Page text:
Mitochondrial dysfunction occurs during aging, but its impact on tissue senescence is unknown. Here, we find that sedentary but not active humans display an age-related decline in the mitochondrial protein, optic atrophy 1 (OPA1), that is associated with muscle loss. In adult mice, acute, muscle-specific deletion of Opa1 induces a precocious senescence phenotype and premature death. Conditional and inducible Opa1 deletion alters mitochondrial morphology and function but not DNA content. Mechanistically, the ablation of Opa1 leads to ER stress, which signals via the unfolded protein response (UPR) and FoxOs, inducing a catabolic program of muscle loss and systemic aging. Pharmacological inhibition of ER stress or muscle-specific deletion of FGF21 compensates for the loss of Opa1, restoring a normal metabolic state and preventing muscle atrophy and premature death. Thus, mitochondrial dysfunction in the muscle can trigger a cascade of signaling initiated at the ER that systemically affects general metabolism and aging.

Age-Associated Loss of OPA1 in Muscle Impacts Muscle Mass, Metabolic Homeostasis, Systemic Inflammation, and Epithelial Senescence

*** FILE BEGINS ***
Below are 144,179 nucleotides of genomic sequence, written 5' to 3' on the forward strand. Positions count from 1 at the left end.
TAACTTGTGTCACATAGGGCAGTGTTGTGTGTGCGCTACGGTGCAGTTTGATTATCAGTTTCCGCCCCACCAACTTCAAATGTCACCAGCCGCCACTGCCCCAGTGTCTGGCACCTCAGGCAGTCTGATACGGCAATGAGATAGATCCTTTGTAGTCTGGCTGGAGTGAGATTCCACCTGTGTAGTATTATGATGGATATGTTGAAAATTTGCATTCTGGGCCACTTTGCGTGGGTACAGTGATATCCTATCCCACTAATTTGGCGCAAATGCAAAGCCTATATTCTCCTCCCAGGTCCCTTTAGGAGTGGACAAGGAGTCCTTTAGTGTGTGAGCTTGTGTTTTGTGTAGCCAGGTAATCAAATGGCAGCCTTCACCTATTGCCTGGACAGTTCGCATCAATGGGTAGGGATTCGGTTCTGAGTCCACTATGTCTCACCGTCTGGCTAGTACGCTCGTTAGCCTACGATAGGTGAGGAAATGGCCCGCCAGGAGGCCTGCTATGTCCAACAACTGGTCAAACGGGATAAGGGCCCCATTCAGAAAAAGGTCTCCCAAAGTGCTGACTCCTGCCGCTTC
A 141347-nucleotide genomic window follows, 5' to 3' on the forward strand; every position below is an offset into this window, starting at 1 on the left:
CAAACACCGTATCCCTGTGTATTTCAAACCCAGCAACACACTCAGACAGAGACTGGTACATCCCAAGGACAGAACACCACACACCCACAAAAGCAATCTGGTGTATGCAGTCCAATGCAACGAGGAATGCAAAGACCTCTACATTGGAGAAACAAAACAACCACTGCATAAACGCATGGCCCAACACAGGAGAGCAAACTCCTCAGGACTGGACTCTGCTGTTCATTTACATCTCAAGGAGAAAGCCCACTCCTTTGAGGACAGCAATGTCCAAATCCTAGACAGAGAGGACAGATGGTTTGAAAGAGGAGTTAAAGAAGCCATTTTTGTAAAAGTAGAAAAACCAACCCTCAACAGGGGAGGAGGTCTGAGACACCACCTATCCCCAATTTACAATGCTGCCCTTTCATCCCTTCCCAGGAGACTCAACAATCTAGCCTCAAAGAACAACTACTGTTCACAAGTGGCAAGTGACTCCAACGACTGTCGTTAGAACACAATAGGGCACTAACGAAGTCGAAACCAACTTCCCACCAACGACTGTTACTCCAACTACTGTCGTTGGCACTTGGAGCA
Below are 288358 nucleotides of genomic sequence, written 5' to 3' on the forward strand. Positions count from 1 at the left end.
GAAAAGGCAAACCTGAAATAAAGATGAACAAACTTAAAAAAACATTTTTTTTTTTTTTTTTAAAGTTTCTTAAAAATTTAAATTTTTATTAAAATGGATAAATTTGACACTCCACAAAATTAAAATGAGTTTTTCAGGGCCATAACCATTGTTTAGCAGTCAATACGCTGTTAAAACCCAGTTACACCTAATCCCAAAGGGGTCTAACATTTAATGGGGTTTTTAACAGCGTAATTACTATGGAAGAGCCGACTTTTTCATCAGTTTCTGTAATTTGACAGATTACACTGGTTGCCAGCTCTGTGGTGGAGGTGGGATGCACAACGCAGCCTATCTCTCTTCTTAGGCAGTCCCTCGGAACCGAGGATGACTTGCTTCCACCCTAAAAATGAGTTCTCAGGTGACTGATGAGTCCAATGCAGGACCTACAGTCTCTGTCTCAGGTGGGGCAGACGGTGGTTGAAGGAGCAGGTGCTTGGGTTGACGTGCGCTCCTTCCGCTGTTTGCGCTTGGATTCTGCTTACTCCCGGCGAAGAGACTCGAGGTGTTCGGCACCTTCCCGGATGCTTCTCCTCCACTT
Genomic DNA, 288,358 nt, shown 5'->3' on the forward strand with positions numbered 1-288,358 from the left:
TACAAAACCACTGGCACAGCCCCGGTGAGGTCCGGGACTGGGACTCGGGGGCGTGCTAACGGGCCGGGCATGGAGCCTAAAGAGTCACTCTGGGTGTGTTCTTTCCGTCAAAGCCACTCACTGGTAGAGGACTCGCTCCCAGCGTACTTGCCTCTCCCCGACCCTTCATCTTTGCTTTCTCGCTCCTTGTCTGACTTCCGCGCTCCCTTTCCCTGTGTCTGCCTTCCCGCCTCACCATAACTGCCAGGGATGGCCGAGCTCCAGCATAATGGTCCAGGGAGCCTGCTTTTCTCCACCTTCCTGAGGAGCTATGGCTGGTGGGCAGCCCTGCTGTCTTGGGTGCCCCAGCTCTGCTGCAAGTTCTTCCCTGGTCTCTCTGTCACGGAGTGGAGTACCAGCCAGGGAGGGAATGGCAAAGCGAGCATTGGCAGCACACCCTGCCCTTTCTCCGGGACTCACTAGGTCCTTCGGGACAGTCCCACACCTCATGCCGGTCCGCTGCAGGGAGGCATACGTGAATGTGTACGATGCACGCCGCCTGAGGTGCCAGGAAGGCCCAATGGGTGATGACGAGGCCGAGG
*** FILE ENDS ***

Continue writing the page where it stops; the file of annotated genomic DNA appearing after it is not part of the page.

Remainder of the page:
TEZZE, CATERINA
;
ROMANELLO, VANINA
;
DESBATS, MARIA ANDREA;FADINI, GIAN PAOLO;ALBIERO, MATTIA;FAVARO, GIULIA;CICILIOT, STEFANO;SORIANO GARCIA - CUERVA, MARIA EUGENIA;MORBIDONI, VALERIA;CERQUA, CRISTINA;BLAAUW, BERT;ZAMPIERI, SANDRA;SALVIATI, LEONARDO;SCORRANO, LUCA;SANDRI, MARCO
2017

Abstract

Mitochondrial dysfunction occurs during aging, but its impact on tissue senescence is unknown. Here, we find that sedentary but not active humans display an age-related decline in the mitochondrial protein, optic atrophy 1 (OPA1), that is associated with muscle loss. In adult mice, acute, muscle-specific deletion of Opa1 induces a precocious senescence phenotype and premature death. Conditional and inducible Opa1 deletion alters mitochondrial morphology and function but not DNA content. Mechanistically, the ablation of Opa1 leads to ER stress, which signals via the unfolded protein response (UPR) and FoxOs, inducing a catabolic program of muscle loss and systemic aging. Pharmacological inhibition of ER stress or muscle-specific deletion of FGF21 compensates for the loss of Opa1, restoring a normal metabolic state and preventing muscle atrophy and premature death. Thus, mitochondrial dysfunction in the muscle can trigger a cascade of signaling initiated at the ER that systemically affects general metabolism and aging.
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Utilizza questo identificativo per citare o creare un link a questo documento: http://hdl.handle.net/11577/3234324
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